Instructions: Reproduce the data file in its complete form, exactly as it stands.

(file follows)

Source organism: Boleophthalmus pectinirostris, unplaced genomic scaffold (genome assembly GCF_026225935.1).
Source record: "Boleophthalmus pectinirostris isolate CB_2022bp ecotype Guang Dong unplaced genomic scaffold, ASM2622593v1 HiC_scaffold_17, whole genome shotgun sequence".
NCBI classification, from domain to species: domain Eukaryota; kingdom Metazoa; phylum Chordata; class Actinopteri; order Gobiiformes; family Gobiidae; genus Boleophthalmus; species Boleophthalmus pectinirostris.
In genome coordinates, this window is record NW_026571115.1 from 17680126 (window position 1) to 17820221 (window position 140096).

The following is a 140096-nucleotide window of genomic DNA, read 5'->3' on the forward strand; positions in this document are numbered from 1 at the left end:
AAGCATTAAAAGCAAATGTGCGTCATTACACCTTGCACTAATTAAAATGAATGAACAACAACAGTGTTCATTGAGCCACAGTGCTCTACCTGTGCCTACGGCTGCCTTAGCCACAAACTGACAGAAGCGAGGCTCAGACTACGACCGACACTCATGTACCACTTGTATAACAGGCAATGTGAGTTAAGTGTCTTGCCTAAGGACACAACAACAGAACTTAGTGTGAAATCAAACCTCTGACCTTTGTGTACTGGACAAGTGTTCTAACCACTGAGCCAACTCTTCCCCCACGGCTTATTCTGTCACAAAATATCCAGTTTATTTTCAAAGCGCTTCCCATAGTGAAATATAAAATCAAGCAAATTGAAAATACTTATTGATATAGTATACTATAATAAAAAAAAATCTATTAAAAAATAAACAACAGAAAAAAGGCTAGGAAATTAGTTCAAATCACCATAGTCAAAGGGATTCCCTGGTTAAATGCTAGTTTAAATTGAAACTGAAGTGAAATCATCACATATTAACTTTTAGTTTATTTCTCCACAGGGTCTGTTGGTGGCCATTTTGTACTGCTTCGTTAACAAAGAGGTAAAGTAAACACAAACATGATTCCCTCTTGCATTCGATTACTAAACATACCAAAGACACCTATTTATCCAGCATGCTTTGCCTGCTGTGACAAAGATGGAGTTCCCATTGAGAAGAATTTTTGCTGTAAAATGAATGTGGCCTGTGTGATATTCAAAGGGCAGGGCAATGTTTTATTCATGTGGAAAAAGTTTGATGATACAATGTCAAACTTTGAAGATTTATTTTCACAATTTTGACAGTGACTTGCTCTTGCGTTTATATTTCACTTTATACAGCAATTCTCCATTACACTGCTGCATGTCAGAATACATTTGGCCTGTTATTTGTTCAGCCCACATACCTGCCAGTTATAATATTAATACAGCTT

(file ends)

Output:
Source organism: Boleophthalmus pectinirostris, unplaced genomic scaffold (genome assembly GCF_026225935.1).
Source record: "Boleophthalmus pectinirostris isolate CB_2022bp ecotype Guang Dong unplaced genomic scaffold, ASM2622593v1 HiC_scaffold_17, whole genome shotgun sequence".
NCBI classification, from domain to species: domain Eukaryota; kingdom Metazoa; phylum Chordata; class Actinopteri; order Gobiiformes; family Gobiidae; genus Boleophthalmus; species Boleophthalmus pectinirostris.
In genome coordinates, this window is record NW_026571115.1 from 17680126 (window position 1) to 17820221 (window position 140096).

The following is a 140096-nucleotide window of genomic DNA, read 5'->3' on the forward strand; positions in this document are numbered from 1 at the left end:
AAGCATTAAAAGCAAATGTGCGTCATTACACCTTGCACTAATTAAAATGAATGAACAACAACAGTGTTCATTGAGCCACAGTGCTCTACCTGTGCCTACGGCTGCCTTAGCCACAAACTGACAGAAGCGAGGCTCAGACTACGACCGACACTCATGTACCACTTGTATAACAGGCAATGTGAGTTAAGTGTCTTGCCTAAGGACACAACAACAGAACTTAGTGTGAAATCAAACCTCTGACCTTTGTGTACTGGACAAGTGTTCTAACCACTGAGCCAACTCTTCCCCCACGGCTTATTCTGTCACAAAATATCCAGTTTATTTTCAAAGCGCTTCCCATAGTGAAATATAAAATCAAGCAAATTGAAAATACTTATTGATATAGTATACTATAATAAAAAAAAATCTATTAAAAAATAAACAACAGAAAAAAGGCTAGGAAATTAGTTCAAATCACCATAGTCAAAGGGATTCCCTGGTTAAATGCTAGTTTAAATTGAAACTGAAGTGAAATCATCACATATTAACTTTTAGTTTATTTCTCCACAGGGTCTGTTGGTGGCCATTTTGTACTGCTTCGTTAACAAAGAGGTAAAGTAAACACAAACATGATTCCCTCTTGCATTCGATTACTAAACATACCAAAGACACCTATTTATCCAGCATGCTTTGCCTGCTGTGACAAAGATGGAGTTCCCATTGAGAAGAATTTTTGCTGTAAAATGAATGTGGCCTGTGTGATATTCAAAGGGCAGGGCAATGTTTTATTCATGTGGAAAAAGTTTGATGATACAATGTCAAACTTTGAAGATTTATTTTCACAATTTTGACAGTGACTTGCTCTTGCGTTTATATTTCACTTTATACAGCAATTCTCCATTACACTGCTGCATGTCAGAATACATTTGGCCTGTTATTTGTTCAGCCCACATACCTGCCAGTTATAATATTAATACAGCTT